GPS tracking devices are integral to your fleet’s operational efficiency. They monitor your vehicles in real-time providing you with data related to everything from location and speed to excessive idling and aggressive driving. Installing GPS fleet tracking devices isn’t difficult, but there are choices to make:
- Plug-n-play devices connect directly to an OBD-II or JBUS port.
- Hardwired vehicle tracking devices require a three-wire connection.
- Self-powered devices run on batteries or solar power.
To help you determine which type of GPS installation is right for you, we’ve put together a list of pros and cons for each option.
Easy DIY Installation
Plug-n-play GPS vehicle trackers don’t require any hardwired connections and are easy to install in any vehicle with an OBD-II or JBUS port. Just plug the unit in to begin receiving vehicle data. The position of ports can vary between vehicle make, model, and year but are typically easy to access.
Portable Between Vehicles
When you consider a plug-n-play vs. installed option of a GPS tracking device, take into account the ease of portability for plug-n-play devices. Moving tracking devices between vehicles is convenient—especially if you want to swap them out dependent on assignments or if you’re replacing one vehicle with another. There’s no need to plan for vehicle downtime–unplug the device from one vehicle and plug it into another.
Automatic Engine Diagnostics
Plug-and-play vehicle trackers automatically pull diagnostic information directly from the Engine Control Module (ECM). No additional installation accessories are required to access this data.
Easily Installed = Easily Removed
Something to consider is that if it’s easy to install, it’s easy to remove (whether maliciously or not). To combat this pitfall, you can install the device further under the dash with a Y-cable accessory. You can also create an alert to notify you when a device loses power for any reason, including removal from the port.
Vehicle & Engine Data Only
Devices installed via the plug-n-play option are enclosed boxes. There is no harness to connect accessory wires, so there are no options for additional monitoring devices that let you track data like PTO, beacon lights, plow, or doors.
Hardwired GPS vehicle tracking devices require, at a minimum, a three-wire installation of ground, power, and ignition. This type of installation positions the tracking device under the dash/hood and out of sight. You can create an alert that notifies you the moment the device loses power for any reason, including removal.
More Than Vehicle & Engine Data
Hardwired tracking devices come equipped with numerous additional inputs/outputs, allowing for different functions. You can unlock a door, enable or disable a vehicle’s starter, remotely engage or disengage a motor, as well as monitor when a component (e.g., PTO or beacon light) is on or off.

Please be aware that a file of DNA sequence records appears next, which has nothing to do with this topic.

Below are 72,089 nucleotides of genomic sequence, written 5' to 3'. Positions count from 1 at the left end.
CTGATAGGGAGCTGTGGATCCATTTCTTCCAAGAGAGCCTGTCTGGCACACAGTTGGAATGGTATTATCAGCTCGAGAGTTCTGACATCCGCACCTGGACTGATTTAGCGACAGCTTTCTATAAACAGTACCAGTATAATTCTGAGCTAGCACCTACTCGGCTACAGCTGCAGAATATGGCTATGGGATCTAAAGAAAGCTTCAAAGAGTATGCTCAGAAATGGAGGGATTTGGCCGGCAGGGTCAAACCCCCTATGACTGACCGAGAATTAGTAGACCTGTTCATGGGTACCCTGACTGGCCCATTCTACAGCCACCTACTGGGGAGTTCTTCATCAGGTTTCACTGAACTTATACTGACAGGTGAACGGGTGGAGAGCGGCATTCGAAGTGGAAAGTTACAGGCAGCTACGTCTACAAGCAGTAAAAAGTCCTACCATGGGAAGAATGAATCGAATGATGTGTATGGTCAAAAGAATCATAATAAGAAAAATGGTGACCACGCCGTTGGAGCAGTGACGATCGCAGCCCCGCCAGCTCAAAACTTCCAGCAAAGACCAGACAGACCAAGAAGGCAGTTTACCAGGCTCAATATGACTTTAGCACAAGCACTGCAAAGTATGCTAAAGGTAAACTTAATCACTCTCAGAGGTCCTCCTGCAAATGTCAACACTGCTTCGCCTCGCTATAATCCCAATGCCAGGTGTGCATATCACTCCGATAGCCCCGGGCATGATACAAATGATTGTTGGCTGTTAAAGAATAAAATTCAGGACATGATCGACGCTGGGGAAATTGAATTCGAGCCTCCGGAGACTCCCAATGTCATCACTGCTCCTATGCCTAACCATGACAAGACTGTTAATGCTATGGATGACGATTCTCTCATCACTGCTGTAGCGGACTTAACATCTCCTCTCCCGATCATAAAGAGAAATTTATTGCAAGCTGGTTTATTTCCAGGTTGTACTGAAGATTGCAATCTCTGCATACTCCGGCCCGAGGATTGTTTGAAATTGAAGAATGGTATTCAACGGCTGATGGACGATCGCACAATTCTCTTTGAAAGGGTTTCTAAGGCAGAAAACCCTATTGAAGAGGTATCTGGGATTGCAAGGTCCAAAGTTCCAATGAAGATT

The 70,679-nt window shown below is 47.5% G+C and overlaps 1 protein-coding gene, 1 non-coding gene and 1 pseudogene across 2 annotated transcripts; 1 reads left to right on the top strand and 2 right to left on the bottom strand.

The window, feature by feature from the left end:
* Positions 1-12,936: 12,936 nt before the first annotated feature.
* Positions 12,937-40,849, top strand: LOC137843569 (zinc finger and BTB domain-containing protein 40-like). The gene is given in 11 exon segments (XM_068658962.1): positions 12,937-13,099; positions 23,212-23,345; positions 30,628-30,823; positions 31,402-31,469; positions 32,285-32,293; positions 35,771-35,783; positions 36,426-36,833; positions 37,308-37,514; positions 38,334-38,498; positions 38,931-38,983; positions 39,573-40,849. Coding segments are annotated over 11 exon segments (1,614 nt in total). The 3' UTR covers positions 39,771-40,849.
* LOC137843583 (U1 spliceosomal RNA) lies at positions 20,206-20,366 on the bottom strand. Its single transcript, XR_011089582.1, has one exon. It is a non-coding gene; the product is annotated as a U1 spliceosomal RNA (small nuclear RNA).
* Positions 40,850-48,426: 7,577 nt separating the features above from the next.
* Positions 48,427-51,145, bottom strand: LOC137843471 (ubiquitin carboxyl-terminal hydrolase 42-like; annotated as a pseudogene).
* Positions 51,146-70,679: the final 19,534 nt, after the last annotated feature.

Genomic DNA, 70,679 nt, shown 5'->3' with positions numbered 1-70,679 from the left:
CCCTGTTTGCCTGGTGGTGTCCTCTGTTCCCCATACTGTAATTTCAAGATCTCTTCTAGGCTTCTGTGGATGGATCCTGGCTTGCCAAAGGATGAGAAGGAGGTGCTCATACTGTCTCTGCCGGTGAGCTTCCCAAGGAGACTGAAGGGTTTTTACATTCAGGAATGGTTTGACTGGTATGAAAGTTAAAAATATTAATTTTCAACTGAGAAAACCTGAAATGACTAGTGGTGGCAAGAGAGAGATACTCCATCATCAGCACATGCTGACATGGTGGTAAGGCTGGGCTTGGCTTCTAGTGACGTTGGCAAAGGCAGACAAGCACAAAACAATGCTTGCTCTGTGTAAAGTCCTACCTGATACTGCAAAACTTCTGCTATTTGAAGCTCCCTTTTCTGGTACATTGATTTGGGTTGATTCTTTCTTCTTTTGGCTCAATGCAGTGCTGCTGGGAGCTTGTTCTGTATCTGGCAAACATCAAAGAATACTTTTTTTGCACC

It can take professional installers 30-60 minutes to mount a hardwired vehicle tracking device. Fleet managers should incorporate downtime into their schedules when implementing this installation solution.
Secure = Hard to Move
It’s not easy to move hardwired devices between vehicles. If you need to transfer a hardwired tracking device from one vehicle to another, build downtime into your plan.
Simple DIY Installation
Self-powered GPS tracking devices are 100% self-contained and self-powered, so they’re simple to install. Most come with multiple ways to attach the device to a fleet vehicle or trailer (or another non-powered asset). Self-adhesive tape, screws, and even magnets are commonly used to mount them. They’re so easy to install they’re sometimes referred to as slap-and-track devices.
Portability Between Fleet Assets
Simple installation means self-powered GPS trackers (including battery-powered GPS trackers and solar-powered GPS trackers) are easily moved between vehicles, equipment, trailers, or other mobile assets. You don’t need to plan for downtime to remove the self-powered tracking device from one vehicle and install it on the next.
Some self-powered tracking devices come equipped with a wiring harness with inputs for additional options like monitoring whether an external component is on or off. If a safety light is turned on, a PTO engaged or disengaged, or a door contact made or broke, you’ll know.
Battery-powered GPS trackers are affected by temperature and the amount of data transmitted to the GPS tracking software. To combat this, some devices, including a self-powered device offered by AutoConnect GPS, supplement the battery with a solar self-charging feature. A solar GPS tracker can stay fully operational for an extended period without the need to replace batteries.
Easily Installed = Easily Removed
Because self-powered tracking devices are easy to install, they’re also easy to remove. Fleet managers should install the devices in a way that makes it hard for would-be thieves or vandals to tamper with them.
Make the Right Choice for Your Fleet
As you decide which installation option is best for your fleet, weigh the pros and cons of each. Some situations demand a specific installation method (e.g., trailers and other mobile assets without a power source need a self-powered device). But in most cases, you’ll have the opportunity to assess which installation fits your needs. We encourage you to consult with one of our professional GPS specialists to ensure you roll out the right solution for every fleet asset.